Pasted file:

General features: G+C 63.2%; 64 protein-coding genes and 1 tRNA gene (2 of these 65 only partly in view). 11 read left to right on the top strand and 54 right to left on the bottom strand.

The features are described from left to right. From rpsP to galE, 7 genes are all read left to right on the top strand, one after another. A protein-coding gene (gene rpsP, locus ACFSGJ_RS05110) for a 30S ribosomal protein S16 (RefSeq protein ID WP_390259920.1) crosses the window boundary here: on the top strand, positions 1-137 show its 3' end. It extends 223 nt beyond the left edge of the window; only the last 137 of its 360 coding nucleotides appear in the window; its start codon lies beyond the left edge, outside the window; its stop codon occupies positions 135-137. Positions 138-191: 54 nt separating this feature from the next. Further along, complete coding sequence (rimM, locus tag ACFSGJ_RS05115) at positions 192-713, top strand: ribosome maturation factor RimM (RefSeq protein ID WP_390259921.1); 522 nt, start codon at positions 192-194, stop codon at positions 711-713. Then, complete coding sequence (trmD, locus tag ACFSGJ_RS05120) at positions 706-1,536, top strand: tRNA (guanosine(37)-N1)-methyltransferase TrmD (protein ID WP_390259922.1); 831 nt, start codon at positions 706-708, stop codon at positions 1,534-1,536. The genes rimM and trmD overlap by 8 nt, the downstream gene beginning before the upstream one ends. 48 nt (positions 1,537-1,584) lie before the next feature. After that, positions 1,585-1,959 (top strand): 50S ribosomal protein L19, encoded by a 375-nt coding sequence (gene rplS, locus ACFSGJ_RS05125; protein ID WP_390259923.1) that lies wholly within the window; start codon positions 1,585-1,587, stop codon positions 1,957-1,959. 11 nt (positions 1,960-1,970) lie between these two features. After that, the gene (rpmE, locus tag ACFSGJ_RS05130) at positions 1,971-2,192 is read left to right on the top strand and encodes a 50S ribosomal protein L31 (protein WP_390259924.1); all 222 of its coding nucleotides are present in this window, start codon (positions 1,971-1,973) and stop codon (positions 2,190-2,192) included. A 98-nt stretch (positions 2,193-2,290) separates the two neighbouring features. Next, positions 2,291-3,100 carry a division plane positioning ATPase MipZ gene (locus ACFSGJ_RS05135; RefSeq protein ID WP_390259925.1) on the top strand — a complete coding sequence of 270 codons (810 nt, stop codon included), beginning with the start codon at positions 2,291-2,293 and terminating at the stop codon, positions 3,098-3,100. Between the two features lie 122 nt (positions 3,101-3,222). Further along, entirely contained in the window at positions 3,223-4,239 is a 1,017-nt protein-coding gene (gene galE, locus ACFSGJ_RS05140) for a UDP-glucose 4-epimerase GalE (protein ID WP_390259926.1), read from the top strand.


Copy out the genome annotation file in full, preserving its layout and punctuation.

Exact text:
General features: G+C 63.2%; 64 protein-coding genes and 1 tRNA gene (2 of these 65 only partly in view). 11 read left to right on the top strand and 54 right to left on the bottom strand.

The features are described from left to right. From rpsP to galE, 7 genes are all read left to right on the top strand, one after another. A protein-coding gene (gene rpsP, locus ACFSGJ_RS05110) for a 30S ribosomal protein S16 (RefSeq protein ID WP_390259920.1) crosses the window boundary here: on the top strand, positions 1-137 show its 3' end. It extends 223 nt beyond the left edge of the window; only the last 137 of its 360 coding nucleotides appear in the window; its start codon lies beyond the left edge, outside the window; its stop codon occupies positions 135-137. Positions 138-191: 54 nt separating this feature from the next. Further along, complete coding sequence (rimM, locus tag ACFSGJ_RS05115) at positions 192-713, top strand: ribosome maturation factor RimM (RefSeq protein ID WP_390259921.1); 522 nt, start codon at positions 192-194, stop codon at positions 711-713. Then, complete coding sequence (trmD, locus tag ACFSGJ_RS05120) at positions 706-1,536, top strand: tRNA (guanosine(37)-N1)-methyltransferase TrmD (protein ID WP_390259922.1); 831 nt, start codon at positions 706-708, stop codon at positions 1,534-1,536. The genes rimM and trmD overlap by 8 nt, the downstream gene beginning before the upstream one ends. 48 nt (positions 1,537-1,584) lie before the next feature. After that, positions 1,585-1,959 (top strand): 50S ribosomal protein L19, encoded by a 375-nt coding sequence (gene rplS, locus ACFSGJ_RS05125; protein ID WP_390259923.1) that lies wholly within the window; start codon positions 1,585-1,587, stop codon positions 1,957-1,959. 11 nt (positions 1,960-1,970) lie between these two features. After that, the gene (rpmE, locus tag ACFSGJ_RS05130) at positions 1,971-2,192 is read left to right on the top strand and encodes a 50S ribosomal protein L31 (protein WP_390259924.1); all 222 of its coding nucleotides are present in this window, start codon (positions 1,971-1,973) and stop codon (positions 2,190-2,192) included. A 98-nt stretch (positions 2,193-2,290) separates the two neighbouring features. Next, positions 2,291-3,100 carry a division plane positioning ATPase MipZ gene (locus ACFSGJ_RS05135; RefSeq protein ID WP_390259925.1) on the top strand — a complete coding sequence of 270 codons (810 nt, stop codon included), beginning with the start codon at positions 2,291-2,293 and terminating at the stop codon, positions 3,098-3,100. Between the two features lie 122 nt (positions 3,101-3,222). Further along, entirely contained in the window at positions 3,223-4,239 is a 1,017-nt protein-coding gene (gene galE, locus ACFSGJ_RS05140) for a UDP-glucose 4-epimerase GalE (protein ID WP_390259926.1), read from the top strand.